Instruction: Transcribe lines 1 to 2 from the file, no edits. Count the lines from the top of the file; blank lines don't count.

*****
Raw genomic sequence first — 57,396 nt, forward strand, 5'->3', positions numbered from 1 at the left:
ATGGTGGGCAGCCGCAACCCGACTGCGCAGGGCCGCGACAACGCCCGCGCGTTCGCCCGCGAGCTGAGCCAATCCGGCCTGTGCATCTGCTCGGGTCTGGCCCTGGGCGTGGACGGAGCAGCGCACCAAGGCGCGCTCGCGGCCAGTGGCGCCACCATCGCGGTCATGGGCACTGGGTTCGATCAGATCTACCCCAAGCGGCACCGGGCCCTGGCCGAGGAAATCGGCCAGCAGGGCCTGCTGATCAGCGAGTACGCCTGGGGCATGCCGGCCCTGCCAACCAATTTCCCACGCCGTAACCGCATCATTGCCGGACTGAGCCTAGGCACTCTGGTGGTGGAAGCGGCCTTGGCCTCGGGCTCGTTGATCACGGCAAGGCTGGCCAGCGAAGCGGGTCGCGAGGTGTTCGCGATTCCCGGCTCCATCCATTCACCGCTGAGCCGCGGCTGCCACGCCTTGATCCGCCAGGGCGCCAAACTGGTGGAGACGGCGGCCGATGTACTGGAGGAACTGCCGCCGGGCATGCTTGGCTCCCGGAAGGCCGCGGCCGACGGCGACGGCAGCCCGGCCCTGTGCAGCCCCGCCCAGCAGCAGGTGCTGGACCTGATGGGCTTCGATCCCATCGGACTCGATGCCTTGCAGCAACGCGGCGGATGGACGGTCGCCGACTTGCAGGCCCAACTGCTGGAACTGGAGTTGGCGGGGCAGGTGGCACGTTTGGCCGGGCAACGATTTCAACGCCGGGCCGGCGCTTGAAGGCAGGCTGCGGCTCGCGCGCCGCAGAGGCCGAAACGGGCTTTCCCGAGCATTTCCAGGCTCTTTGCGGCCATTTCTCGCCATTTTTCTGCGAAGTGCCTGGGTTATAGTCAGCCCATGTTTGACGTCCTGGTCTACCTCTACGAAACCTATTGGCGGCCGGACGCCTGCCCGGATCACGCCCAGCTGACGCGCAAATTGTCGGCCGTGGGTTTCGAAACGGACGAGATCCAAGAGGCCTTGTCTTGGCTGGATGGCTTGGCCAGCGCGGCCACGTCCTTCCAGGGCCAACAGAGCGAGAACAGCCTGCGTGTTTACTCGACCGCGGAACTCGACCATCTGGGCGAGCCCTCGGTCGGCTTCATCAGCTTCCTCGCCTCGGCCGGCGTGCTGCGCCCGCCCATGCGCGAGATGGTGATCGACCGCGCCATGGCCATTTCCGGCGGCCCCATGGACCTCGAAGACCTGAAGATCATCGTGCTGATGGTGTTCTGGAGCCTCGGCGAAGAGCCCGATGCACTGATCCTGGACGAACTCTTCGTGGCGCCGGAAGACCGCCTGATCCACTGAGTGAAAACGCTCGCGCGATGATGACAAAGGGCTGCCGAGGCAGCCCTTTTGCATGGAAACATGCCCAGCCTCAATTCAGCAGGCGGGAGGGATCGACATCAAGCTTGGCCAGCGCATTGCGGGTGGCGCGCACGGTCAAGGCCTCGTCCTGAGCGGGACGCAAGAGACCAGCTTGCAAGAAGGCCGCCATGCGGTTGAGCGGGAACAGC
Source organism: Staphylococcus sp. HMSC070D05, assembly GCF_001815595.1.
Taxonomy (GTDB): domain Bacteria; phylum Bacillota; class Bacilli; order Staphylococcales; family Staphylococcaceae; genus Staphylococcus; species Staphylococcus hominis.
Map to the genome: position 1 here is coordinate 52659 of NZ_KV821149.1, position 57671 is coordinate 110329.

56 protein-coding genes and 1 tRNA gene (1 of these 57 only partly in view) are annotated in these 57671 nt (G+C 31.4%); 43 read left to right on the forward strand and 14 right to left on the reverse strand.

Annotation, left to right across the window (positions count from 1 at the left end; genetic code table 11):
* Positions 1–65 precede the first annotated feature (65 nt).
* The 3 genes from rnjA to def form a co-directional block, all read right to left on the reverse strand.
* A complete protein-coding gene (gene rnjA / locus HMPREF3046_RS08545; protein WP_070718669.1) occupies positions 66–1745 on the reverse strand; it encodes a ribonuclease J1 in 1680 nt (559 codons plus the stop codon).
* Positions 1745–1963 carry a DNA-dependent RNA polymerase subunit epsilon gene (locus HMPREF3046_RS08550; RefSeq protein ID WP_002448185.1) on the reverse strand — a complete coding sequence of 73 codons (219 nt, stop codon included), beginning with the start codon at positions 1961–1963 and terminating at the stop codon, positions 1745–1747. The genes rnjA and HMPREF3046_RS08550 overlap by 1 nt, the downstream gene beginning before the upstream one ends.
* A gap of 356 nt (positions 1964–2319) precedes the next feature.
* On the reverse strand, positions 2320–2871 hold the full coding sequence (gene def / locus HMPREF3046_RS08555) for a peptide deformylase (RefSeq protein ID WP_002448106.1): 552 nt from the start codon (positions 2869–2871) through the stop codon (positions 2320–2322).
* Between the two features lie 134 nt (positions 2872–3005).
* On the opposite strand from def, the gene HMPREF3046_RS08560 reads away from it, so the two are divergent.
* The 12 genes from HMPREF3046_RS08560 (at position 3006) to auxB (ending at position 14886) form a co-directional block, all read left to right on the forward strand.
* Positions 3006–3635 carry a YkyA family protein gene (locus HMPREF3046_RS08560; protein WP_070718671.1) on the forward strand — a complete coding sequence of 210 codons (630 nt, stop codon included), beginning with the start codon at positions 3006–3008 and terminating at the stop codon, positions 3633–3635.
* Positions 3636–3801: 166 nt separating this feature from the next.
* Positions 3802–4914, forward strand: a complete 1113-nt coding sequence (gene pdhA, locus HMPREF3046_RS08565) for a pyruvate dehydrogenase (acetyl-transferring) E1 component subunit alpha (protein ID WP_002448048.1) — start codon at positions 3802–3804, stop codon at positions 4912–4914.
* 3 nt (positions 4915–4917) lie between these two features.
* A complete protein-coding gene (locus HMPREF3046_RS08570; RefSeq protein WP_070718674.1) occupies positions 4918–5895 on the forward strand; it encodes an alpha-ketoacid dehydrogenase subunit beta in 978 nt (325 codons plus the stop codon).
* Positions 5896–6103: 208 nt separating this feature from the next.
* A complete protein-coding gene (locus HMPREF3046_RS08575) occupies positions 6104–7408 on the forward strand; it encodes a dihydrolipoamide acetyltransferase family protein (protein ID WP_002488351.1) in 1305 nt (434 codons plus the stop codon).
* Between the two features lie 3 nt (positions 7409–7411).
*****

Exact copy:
Raw genomic sequence first — 57,396 nt, forward strand, 5'->3', positions numbered from 1 at the left:
ATGGTGGGCAGCCGCAACCCGACTGCGCAGGGCCGCGACAACGCCCGCGCGTTCGCCCGCGAGCTGAGCCAATCCGGCCTGTGCATCTGCTCGGGTCTGGCCCTGGGCGTGGACGGAGCAGCGCACCAAGGCGCGCTCGCGGCCAGTGGCGCCACCATCGCGGTCATGGGCACTGGGTTCGATCAGATCTACCCCAAGCGGCACCGGGCCCTGGCCGAGGAAATCGGCCAGCAGGGCCTGCTGATCAGCGAGTACGCCTGGGGCATGCCGGCCCTGCCAACCAATTTCCCACGCCGTAACCGCATCATTGCCGGACTGAGCCTAGGCACTCTGGTGGTGGAAGCGGCCTTGGCCTCGGGCTCGTTGATCACGGCAAGGCTGGCCAGCGAAGCGGGTCGCGAGGTGTTCGCGATTCCCGGCTCCATCCATTCACCGCTGAGCCGCGGCTGCCACGCCTTGATCCGCCAGGGCGCCAAACTGGTGGAGACGGCGGCCGATGTACTGGAGGAACTGCCGCCGGGCATGCTTGGCTCCCGGAAGGCCGCGGCCGACGGCGACGGCAGCCCGGCCCTGTGCAGCCCCGCCCAGCAGCAGGTGCTGGACCTGATGGGCTTCGATCCCATCGGACTCGATGCCTTGCAGCAACGCGGCGGATGGACGGTCGCCGACTTGCAGGCCCAACTGCTGGAACTGGAGTTGGCGGGGCAGGTGGCACGTTTGGCCGGGCAACGATTTCAACGCCGGGCCGGCGCTTGAAGGCAGGCTGCGGCTCGCGCGCCGCAGAGGCCGAAACGGGCTTTCCCGAGCATTTCCAGGCTCTTTGCGGCCATTTCTCGCCATTTTTCTGCGAAGTGCCTGGGTTATAGTCAGCCCATGTTTGACGTCCTGGTCTACCTCTACGAAACCTATTGGCGGCCGGACGCCTGCCCGGATCACGCCCAGCTGACGCGCAAATTGTCGGCCGTGGGTTTCGAAACGGACGAGATCCAAGAGGCCTTGTCTTGGCTGGATGGCTTGGCCAGCGCGGCCACGTCCTTCCAGGGCCAACAGAGCGAGAACAGCCTGCGTGTTTACTCGACCGCGGAACTCGACCATCTGGGCGAGCCCTCGGTCGGCTTCATCAGCTTCCTCGCCTCGGCCGGCGTGCTGCGCCCGCCCATGCGCGAGATGGTGATCGACCGCGCCATGGCCATTTCCGGCGGCCCCATGGACCTCGAAGACCTGAAGATCATCGTGCTGATGGTGTTCTGGAGCCTCGGCGAAGAGCCCGATGCACTGATCCTGGACGAACTCTTCGTGGCGCCGGAAGACCGCCTGATCCACTGAGTGAAAACGCTCGCGCGATGATGACAAAGGGCTGCCGAGGCAGCCCTTTTGCATGGAAACATGCCCAGCCTCAATTCAGCAGGCGGGAGGGATCGACATCAAGCTTGGCCAGCGCATTGCGGGTGGCGCGCACGGTCAAGGCCTCGTCCTGAGCGGGACGCAAGAGACCAGCTTGCAAGAAGGCCGCCATGCGGTTGAGCGGGAACAGC